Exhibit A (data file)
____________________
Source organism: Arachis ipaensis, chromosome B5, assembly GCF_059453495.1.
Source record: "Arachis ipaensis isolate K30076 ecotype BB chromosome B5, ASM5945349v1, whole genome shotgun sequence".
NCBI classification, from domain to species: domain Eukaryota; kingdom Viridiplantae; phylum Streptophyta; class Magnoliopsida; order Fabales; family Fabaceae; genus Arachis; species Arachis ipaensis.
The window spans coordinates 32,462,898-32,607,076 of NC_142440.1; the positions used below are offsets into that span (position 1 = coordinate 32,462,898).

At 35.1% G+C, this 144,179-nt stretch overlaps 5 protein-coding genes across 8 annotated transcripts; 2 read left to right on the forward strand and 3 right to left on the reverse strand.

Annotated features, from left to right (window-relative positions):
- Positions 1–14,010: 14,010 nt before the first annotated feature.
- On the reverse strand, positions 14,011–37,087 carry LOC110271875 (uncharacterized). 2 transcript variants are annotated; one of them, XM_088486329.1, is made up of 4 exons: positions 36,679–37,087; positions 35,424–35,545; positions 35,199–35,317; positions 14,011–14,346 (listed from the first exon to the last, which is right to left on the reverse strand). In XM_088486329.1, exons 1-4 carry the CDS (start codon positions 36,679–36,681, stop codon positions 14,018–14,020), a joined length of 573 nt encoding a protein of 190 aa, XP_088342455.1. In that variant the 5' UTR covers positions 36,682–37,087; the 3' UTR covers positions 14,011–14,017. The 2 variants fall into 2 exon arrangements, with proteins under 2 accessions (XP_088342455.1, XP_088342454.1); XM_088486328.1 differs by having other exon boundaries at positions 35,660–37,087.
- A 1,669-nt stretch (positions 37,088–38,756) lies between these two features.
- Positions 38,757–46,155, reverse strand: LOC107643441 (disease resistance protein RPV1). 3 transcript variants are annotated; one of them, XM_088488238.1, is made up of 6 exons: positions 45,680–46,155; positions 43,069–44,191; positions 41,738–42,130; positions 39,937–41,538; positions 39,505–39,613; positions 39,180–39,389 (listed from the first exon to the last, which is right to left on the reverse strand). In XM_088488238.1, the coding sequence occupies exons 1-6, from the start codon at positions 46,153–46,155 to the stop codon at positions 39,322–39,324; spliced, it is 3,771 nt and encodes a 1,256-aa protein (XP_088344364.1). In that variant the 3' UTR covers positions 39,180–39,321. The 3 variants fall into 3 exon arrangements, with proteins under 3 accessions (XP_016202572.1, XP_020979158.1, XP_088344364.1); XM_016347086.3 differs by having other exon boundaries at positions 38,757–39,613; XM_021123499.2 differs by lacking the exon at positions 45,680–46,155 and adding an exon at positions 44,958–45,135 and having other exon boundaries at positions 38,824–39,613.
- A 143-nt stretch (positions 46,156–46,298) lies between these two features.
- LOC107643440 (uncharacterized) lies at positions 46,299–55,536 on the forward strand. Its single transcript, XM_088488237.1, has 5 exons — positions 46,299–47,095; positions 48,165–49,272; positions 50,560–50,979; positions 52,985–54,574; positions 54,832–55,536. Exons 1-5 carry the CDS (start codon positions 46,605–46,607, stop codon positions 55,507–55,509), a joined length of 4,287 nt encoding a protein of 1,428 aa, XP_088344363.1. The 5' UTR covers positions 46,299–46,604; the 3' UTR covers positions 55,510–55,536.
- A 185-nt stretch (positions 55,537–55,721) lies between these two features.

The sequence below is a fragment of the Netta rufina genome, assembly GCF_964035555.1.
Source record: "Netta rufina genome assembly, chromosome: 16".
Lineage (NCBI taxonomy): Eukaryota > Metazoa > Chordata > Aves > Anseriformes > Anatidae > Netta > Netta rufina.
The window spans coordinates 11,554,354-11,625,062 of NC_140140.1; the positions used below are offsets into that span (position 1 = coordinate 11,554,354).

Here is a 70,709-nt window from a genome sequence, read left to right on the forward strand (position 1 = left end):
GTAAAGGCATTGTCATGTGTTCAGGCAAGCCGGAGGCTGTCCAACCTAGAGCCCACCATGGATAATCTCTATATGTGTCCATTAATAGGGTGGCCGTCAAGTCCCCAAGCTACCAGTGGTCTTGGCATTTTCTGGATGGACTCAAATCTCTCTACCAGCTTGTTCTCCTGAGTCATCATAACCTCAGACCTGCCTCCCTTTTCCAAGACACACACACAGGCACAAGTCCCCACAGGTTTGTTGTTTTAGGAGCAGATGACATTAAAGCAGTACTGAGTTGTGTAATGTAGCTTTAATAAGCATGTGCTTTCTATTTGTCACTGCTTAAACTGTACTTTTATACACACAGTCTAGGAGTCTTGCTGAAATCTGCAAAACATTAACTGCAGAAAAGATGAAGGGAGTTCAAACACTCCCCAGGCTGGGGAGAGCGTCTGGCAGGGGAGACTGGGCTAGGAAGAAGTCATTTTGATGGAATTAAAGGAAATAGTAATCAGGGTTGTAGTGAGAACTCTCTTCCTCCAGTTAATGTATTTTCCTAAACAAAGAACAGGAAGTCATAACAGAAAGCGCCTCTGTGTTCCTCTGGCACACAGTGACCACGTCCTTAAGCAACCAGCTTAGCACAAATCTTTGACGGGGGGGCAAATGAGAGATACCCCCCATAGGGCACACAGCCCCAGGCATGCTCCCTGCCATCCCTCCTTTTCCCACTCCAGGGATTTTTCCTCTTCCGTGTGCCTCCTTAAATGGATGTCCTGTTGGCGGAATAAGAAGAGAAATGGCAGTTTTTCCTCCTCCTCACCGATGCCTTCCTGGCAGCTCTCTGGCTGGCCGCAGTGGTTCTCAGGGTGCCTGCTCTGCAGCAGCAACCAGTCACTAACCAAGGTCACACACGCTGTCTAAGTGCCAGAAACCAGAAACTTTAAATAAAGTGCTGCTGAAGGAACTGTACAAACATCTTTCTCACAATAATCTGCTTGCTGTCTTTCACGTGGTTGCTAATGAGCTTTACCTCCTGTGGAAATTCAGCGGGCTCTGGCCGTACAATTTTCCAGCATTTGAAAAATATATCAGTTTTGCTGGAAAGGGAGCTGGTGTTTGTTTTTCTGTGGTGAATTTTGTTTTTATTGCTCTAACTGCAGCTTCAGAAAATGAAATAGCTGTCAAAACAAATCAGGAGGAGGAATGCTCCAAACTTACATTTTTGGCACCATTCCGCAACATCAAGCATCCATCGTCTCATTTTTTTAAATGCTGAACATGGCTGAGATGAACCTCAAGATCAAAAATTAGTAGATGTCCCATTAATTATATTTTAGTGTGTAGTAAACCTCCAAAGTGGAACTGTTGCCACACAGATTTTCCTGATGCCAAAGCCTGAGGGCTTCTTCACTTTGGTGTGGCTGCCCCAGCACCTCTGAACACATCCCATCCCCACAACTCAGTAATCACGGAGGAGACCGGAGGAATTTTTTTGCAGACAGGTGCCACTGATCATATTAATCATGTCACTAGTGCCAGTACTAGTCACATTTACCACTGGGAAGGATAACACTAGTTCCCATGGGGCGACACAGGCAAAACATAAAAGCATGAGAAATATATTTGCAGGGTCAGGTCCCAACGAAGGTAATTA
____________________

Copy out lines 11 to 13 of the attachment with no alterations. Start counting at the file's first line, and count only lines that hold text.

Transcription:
- A 143-nt stretch (positions 46,156–46,298) lies between these two features.
- LOC107643440 (uncharacterized) lies at positions 46,299–55,536 on the forward strand. Its single transcript, XM_088488237.1, has 5 exons — positions 46,299–47,095; positions 48,165–49,272; positions 50,560–50,979; positions 52,985–54,574; positions 54,832–55,536. Exons 1-5 carry the CDS (start codon positions 46,605–46,607, stop codon positions 55,507–55,509), a joined length of 4,287 nt encoding a protein of 1,428 aa, XP_088344363.1. The 5' UTR covers positions 46,299–46,604; the 3' UTR covers positions 55,510–55,536.
- A 185-nt stretch (positions 55,537–55,721) lies between these two features.